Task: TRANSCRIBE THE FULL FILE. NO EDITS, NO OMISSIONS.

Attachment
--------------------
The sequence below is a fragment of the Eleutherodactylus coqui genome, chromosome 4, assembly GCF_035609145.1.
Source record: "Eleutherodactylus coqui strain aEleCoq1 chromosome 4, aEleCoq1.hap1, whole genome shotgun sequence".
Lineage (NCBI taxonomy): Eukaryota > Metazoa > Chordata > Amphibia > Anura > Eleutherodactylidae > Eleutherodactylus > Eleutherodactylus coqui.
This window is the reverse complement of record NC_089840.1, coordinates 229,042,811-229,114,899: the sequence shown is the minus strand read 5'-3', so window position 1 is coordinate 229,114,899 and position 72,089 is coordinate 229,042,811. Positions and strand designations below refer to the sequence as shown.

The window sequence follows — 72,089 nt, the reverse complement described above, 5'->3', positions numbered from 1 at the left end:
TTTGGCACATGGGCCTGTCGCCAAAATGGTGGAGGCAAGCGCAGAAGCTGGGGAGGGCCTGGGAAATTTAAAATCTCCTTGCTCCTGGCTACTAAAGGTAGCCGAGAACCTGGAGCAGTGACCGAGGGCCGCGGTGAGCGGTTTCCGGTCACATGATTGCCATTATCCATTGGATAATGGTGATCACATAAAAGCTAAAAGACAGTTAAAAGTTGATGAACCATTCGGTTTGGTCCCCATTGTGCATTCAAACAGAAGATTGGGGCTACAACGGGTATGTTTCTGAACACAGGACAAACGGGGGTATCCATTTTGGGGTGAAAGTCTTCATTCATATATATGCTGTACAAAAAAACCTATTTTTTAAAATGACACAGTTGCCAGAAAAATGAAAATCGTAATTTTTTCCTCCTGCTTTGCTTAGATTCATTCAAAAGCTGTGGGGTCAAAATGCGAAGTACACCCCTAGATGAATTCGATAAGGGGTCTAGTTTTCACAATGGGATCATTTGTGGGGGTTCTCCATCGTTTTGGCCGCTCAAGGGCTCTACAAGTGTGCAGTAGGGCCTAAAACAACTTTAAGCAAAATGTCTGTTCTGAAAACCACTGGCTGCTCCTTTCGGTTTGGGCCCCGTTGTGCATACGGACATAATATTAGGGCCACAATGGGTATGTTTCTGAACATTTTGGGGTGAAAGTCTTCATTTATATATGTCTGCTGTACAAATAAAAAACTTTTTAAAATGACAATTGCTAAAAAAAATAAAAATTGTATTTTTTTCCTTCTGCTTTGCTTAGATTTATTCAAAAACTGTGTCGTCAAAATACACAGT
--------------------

The sequence below is a fragment of the Eleutherodactylus coqui genome, chromosome 4, assembly GCF_035609145.1.
Source record: "Eleutherodactylus coqui strain aEleCoq1 chromosome 4, aEleCoq1.hap1, whole genome shotgun sequence".
Lineage (NCBI taxonomy): Eukaryota > Metazoa > Chordata > Amphibia > Anura > Eleutherodactylidae > Eleutherodactylus > Eleutherodactylus coqui.
This window is the reverse complement of record NC_089840.1, coordinates 229,042,811-229,114,899: the sequence shown is the minus strand read 5'-3', so window position 1 is coordinate 229,114,899 and position 72,089 is coordinate 229,042,811. Positions and strand designations below refer to the sequence as shown.

The window sequence follows — 72,089 nt, the reverse complement described above, 5'->3', positions numbered from 1 at the left end:
TTTGGCACATGGGCCTGTCGCCAAAATGGTGGAGGCAAGCGCAGAAGCTGGGGAGGGCCTGGGAAATTTAAAATCTCCTTGCTCCTGGCTACTAAAGGTAGCCGAGAACCTGGAGCAGTGACCGAGGGCCGCGGTGAGCGGTTTCCGGTCACATGATTGCCATTATCCATTGGATAATGGTGATCACATAAAAGCTAAAAGACAGTTAAAAGTTGATGAACCATTCGGTTTGGTCCCCATTGTGCATTCAAACAGAAGATTGGGGCTACAACGGGTATGTTTCTGAACACAGGACAAACGGGGGTATCCATTTTGGGGTGAAAGTCTTCATTCATATATATGCTGTACAAAAAAACCTATTTTTTAAAATGACACAGTTGCCAGAAAAATGAAAATCGTAATTTTTTCCTCCTGCTTTGCTTAGATTCATTCAAAAGCTGTGGGGTCAAAATGCGAAGTACACCCCTAGATGAATTCGATAAGGGGTCTAGTTTTCACAATGGGATCATTTGTGGGGGTTCTCCATCGTTTTGGCCGCTCAAGGGCTCTACAAGTGTGCAGTAGGGCCTAAAACAACTTTAAGCAAAATGTCTGTTCTGAAAACCACTGGCTGCTCCTTTCGGTTTGGGCCCCGTTGTGCATACGGACATAATATTAGGGCCACAATGGGTATGTTTCTGAACATTTTGGGGTGAAAGTCTTCATTTATATATGTCTGCTGTACAAATAAAAAACTTTTTAAAATGACAATTGCTAAAAAAAATAAAAATTGTATTTTTTTCCTTCTGCTTTGCTTAGATTTATTCAAAAACTGTGTCGTCAAAATACACAGT